Today, clipping is a natural and core component of all industrial sausage production.
And for small and medium-sized operations, too, the clipping machine has become part of the armoury of important production tools which considerably lightens the workload and saves time, as it replaces the labour-intensive tying procedure. But it is not as run-of-the-mill as it sounds. It is of course the form of a clip closure that is always demanded for a casing or tubular bag, but the requirements placed upon this closure are extremely varied.
Clip closure is subject to a range of conflicting requirements. It must, for example, close casings and tubular bags of differing thickness, sensitivity and hardness, and must do so gently, but also powerfully. Pre-tied casings with widely differing filling capacity must be closed just as securely as products which are divided into portions of precise weight. Production speeds up to 300 portions per minute are possible, depending on the filling weight, product viscosity and package calibre (diameter). In addition, there are a variety of product forms involved, such as portioned sausages (chubs), rounds, half rounds and bladders.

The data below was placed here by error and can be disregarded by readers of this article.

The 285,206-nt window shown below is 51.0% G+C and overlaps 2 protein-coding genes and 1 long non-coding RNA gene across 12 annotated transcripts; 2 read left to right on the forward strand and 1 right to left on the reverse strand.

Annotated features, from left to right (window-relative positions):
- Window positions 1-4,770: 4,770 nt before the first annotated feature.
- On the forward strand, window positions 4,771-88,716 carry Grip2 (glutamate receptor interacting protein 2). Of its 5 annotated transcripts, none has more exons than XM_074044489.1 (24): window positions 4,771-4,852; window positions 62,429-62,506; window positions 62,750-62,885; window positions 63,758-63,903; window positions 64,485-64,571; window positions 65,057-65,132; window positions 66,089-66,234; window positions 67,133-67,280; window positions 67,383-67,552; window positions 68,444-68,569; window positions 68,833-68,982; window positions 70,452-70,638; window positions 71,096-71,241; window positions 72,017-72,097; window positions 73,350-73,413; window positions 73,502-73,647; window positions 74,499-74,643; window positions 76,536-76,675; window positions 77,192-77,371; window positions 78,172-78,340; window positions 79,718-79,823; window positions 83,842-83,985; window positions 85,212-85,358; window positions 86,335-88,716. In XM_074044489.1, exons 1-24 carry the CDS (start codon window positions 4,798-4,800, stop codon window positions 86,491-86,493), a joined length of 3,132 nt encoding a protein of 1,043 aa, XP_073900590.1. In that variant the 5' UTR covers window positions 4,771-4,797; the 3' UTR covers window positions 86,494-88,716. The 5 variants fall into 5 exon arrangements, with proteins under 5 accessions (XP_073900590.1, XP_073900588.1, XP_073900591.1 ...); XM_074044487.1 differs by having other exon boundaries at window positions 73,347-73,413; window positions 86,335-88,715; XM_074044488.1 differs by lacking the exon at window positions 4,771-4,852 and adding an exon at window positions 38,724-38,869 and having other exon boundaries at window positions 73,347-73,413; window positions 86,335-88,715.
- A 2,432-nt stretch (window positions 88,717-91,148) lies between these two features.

Additionally, the clip closure must withstand the high filling pressure, and it must be tight, but also flexible where necessary. Clip closure must be dimensionally stable even above 80 °C, since the product is sometimes subjected to further thermal treatment, as in the case of cheese which is smoked. It must be capable of closing both hot- and cold-filled products. Thus, clipping technology is more demanding than it might at first seem.